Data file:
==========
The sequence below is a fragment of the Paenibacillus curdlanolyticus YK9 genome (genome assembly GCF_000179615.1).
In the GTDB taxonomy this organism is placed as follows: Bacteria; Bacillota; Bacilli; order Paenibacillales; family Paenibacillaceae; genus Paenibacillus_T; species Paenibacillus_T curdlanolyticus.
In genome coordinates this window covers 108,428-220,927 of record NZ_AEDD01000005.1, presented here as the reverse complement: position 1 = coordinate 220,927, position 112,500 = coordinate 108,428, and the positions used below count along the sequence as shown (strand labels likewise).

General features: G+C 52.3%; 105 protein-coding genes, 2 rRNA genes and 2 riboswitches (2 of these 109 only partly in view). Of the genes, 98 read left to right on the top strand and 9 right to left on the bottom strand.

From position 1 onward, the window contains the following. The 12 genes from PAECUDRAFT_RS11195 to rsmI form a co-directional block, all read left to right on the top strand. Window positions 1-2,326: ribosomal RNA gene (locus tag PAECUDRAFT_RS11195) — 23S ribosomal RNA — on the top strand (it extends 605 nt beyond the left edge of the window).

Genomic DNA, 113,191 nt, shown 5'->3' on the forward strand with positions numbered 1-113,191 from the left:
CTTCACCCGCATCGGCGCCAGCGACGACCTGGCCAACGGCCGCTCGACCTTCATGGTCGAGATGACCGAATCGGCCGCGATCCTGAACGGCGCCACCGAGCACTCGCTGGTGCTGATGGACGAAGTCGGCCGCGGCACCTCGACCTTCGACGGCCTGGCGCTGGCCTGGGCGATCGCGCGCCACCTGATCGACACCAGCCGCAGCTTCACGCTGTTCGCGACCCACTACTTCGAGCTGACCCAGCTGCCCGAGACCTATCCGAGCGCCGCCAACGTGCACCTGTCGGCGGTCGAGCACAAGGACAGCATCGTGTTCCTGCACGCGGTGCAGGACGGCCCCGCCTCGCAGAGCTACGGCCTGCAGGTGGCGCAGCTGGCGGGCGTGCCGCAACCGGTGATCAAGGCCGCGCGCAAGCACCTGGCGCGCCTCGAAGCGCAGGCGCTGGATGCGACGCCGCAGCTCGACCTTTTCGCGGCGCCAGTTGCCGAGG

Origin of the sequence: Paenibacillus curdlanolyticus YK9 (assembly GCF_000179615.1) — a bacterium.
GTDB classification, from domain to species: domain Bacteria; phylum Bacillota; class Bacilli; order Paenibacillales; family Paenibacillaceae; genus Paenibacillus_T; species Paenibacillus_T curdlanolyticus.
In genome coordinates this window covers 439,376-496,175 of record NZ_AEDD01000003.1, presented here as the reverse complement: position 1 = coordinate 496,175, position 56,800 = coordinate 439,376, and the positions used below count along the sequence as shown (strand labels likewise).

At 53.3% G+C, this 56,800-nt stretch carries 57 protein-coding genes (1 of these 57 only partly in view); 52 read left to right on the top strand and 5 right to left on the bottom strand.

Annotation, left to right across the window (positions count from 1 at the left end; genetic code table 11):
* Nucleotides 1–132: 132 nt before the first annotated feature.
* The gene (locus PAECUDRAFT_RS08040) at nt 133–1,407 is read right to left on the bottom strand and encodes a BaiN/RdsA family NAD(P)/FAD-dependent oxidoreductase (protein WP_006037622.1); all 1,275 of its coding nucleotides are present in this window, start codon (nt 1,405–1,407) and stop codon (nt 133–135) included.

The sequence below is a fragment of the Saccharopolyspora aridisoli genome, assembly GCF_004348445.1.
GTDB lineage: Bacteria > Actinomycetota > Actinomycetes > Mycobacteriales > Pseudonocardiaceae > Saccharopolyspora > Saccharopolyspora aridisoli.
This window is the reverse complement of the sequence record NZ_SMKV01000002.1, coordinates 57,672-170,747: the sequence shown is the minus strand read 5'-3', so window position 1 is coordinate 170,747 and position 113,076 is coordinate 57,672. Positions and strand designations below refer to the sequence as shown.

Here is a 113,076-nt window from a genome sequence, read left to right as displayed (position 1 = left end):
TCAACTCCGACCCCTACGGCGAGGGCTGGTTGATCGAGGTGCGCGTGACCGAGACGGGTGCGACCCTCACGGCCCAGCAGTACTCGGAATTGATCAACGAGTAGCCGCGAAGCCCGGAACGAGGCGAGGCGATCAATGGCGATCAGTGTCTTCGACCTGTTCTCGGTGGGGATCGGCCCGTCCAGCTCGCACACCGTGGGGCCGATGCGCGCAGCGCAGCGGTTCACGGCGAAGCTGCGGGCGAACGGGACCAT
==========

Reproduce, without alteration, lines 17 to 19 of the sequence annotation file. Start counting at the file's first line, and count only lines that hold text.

This window is the reverse complement of the sequence record NZ_SMKV01000002.1, coordinates 57,672-170,747: the sequence shown is the minus strand read 5'-3', so window position 1 is coordinate 170,747 and position 113,076 is coordinate 57,672. Positions and strand designations below refer to the sequence as shown.

Here is a 113,076-nt window from a genome sequence, read left to right as displayed (position 1 = left end):
TCAACTCCGACCCCTACGGCGAGGGCTGGTTGATCGAGGTGCGCGTGACCGAGACGGGTGCGACCCTCACGGCCCAGCAGTACTCGGAATTGATCAACGAGTAGCCGCGAAGCCCGGAACGAGGCGAGGCGATCAATGGCGATCAGTGTCTTCGACCTGTTCTCGGTGGGGATCGGCCCGTCCAGCTCGCACACCGTGGGGCCGATGCGCGCAGCGCAGCGGTTCACGGCGAAGCTGCGGGCGAACGGGACCAT